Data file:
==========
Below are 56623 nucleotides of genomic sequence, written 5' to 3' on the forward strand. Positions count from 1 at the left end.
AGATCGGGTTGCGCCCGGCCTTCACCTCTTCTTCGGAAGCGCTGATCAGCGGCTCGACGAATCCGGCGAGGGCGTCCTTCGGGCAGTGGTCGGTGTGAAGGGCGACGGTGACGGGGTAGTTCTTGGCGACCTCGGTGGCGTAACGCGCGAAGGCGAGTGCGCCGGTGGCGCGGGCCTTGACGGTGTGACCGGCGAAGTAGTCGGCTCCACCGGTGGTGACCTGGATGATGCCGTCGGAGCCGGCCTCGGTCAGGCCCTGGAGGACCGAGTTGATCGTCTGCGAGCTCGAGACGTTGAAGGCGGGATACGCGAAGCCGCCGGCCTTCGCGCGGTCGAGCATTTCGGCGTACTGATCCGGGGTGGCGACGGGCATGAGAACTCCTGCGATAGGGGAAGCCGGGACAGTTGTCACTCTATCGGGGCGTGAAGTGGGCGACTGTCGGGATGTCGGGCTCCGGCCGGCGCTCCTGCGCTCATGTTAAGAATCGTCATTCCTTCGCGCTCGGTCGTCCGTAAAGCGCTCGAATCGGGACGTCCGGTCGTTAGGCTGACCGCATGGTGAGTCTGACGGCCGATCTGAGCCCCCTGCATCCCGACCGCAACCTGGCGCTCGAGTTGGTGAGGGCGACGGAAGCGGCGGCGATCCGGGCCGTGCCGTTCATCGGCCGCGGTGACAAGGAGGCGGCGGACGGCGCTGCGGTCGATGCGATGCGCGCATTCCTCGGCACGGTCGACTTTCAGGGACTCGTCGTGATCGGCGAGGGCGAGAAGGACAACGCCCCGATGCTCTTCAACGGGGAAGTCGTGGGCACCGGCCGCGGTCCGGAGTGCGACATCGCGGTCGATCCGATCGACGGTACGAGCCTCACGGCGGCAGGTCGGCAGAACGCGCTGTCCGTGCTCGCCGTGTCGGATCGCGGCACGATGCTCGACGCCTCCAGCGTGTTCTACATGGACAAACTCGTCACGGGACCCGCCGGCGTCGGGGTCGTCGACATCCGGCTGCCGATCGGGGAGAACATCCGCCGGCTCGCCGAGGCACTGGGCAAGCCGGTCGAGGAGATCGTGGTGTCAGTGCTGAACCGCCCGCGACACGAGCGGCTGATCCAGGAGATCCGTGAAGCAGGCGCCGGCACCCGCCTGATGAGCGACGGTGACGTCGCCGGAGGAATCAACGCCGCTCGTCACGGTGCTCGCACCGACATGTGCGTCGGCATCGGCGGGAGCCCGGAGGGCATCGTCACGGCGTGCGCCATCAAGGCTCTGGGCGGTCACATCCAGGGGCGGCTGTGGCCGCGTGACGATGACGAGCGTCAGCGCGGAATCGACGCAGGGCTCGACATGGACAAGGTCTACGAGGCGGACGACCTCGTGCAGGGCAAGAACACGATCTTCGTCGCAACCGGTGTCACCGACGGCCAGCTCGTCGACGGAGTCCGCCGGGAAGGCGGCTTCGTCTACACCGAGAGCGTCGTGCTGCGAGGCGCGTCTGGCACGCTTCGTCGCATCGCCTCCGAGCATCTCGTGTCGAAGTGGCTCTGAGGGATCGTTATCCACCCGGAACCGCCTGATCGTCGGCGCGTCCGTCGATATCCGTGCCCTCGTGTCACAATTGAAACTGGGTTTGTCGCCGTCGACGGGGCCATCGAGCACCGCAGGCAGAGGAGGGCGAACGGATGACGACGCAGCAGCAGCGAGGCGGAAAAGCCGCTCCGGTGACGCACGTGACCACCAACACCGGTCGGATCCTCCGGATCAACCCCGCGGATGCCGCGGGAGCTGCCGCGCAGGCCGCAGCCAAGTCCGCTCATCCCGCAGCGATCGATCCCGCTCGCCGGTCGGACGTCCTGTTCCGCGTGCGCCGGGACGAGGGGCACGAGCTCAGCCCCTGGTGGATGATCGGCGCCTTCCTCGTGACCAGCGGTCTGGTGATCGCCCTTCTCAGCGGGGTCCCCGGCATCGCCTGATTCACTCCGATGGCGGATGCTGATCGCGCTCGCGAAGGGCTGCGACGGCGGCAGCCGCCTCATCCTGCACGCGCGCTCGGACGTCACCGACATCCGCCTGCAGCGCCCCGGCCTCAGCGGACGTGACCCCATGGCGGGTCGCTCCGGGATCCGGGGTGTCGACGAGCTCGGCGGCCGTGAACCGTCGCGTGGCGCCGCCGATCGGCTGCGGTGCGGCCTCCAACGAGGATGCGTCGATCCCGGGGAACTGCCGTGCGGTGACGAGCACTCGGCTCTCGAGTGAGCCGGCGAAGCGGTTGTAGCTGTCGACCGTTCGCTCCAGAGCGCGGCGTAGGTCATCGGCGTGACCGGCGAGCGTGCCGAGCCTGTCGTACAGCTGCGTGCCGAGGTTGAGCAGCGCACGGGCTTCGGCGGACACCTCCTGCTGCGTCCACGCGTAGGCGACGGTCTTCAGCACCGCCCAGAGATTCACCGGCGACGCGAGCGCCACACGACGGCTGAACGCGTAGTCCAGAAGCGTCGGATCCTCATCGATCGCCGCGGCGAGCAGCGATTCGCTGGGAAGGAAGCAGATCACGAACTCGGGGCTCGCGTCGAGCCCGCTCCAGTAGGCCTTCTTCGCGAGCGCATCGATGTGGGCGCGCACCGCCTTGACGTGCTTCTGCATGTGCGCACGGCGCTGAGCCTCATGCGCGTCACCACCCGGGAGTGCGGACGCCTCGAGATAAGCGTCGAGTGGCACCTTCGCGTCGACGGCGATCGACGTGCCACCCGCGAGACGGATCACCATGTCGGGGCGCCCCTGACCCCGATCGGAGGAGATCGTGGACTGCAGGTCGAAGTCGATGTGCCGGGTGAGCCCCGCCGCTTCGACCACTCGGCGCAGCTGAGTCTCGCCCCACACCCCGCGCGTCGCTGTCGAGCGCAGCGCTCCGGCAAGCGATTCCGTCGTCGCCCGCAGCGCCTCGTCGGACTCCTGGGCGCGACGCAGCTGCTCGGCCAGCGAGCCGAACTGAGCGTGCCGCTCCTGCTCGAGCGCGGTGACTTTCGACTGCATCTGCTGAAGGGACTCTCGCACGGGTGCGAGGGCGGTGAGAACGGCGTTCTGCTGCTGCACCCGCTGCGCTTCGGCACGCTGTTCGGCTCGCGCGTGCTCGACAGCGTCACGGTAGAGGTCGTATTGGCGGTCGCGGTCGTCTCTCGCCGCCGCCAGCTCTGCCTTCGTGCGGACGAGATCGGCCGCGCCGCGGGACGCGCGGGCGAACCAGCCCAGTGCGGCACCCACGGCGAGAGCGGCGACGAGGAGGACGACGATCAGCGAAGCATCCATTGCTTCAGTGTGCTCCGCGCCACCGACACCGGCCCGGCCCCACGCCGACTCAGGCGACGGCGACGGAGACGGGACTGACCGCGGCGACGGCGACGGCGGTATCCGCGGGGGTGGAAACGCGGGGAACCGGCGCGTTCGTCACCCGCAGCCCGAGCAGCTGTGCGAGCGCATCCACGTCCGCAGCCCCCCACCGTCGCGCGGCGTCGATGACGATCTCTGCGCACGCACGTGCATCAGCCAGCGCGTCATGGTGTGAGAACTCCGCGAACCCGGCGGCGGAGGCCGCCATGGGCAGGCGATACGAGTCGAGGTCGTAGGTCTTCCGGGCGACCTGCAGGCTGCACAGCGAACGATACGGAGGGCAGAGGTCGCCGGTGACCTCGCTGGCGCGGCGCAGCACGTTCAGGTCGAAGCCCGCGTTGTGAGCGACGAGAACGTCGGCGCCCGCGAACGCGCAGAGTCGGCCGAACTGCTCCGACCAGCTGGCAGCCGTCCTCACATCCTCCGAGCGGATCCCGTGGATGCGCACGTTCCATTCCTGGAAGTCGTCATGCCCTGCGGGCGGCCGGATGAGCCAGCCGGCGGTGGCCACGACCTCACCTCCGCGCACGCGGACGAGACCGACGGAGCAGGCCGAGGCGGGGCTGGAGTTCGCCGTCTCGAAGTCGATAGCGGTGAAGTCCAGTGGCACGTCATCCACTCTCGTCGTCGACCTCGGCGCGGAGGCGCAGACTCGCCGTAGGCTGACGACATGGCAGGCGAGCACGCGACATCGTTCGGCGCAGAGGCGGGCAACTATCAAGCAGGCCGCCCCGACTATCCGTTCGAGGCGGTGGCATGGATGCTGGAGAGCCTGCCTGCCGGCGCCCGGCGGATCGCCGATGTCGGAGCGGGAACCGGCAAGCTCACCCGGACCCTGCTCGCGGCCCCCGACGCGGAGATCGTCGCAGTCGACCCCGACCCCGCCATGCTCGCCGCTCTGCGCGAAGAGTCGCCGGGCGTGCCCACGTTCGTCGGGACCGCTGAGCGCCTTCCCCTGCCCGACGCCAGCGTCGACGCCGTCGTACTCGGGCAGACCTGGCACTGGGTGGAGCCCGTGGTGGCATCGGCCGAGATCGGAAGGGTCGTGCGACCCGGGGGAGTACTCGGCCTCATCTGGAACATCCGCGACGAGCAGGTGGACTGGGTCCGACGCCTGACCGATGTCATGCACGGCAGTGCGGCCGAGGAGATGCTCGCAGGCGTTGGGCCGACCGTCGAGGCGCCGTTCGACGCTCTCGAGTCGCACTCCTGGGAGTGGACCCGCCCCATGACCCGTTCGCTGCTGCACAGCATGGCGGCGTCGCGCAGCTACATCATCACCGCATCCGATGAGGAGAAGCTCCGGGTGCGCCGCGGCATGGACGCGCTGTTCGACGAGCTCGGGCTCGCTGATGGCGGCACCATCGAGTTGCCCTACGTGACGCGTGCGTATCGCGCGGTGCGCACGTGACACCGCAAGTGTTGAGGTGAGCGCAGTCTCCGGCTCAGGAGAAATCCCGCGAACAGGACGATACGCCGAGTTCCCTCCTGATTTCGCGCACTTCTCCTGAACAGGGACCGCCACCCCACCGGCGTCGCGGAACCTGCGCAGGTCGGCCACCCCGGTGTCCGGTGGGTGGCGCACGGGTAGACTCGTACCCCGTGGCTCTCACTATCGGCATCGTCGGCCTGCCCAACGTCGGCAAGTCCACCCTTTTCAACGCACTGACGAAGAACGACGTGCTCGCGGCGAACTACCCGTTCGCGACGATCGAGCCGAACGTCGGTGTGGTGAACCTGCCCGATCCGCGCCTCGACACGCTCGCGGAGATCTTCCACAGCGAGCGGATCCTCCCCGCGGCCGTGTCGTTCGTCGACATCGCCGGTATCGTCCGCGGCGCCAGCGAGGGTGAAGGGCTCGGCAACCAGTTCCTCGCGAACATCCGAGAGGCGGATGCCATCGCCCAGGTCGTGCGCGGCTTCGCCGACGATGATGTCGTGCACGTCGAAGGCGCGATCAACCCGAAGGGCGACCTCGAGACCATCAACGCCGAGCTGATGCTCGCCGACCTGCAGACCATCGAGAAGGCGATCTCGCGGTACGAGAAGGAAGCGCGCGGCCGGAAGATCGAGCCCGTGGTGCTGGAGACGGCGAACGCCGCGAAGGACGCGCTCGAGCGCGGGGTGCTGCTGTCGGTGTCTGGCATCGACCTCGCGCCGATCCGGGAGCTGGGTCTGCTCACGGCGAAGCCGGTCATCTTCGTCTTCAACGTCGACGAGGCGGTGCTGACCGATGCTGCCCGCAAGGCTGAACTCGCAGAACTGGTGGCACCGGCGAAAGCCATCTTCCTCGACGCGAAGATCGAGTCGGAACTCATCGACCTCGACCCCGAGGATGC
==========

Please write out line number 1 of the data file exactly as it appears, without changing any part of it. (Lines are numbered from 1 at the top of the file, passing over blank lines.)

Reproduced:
Below are 56623 nucleotides of genomic sequence, written 5' to 3' on the forward strand. Positions count from 1 at the left end.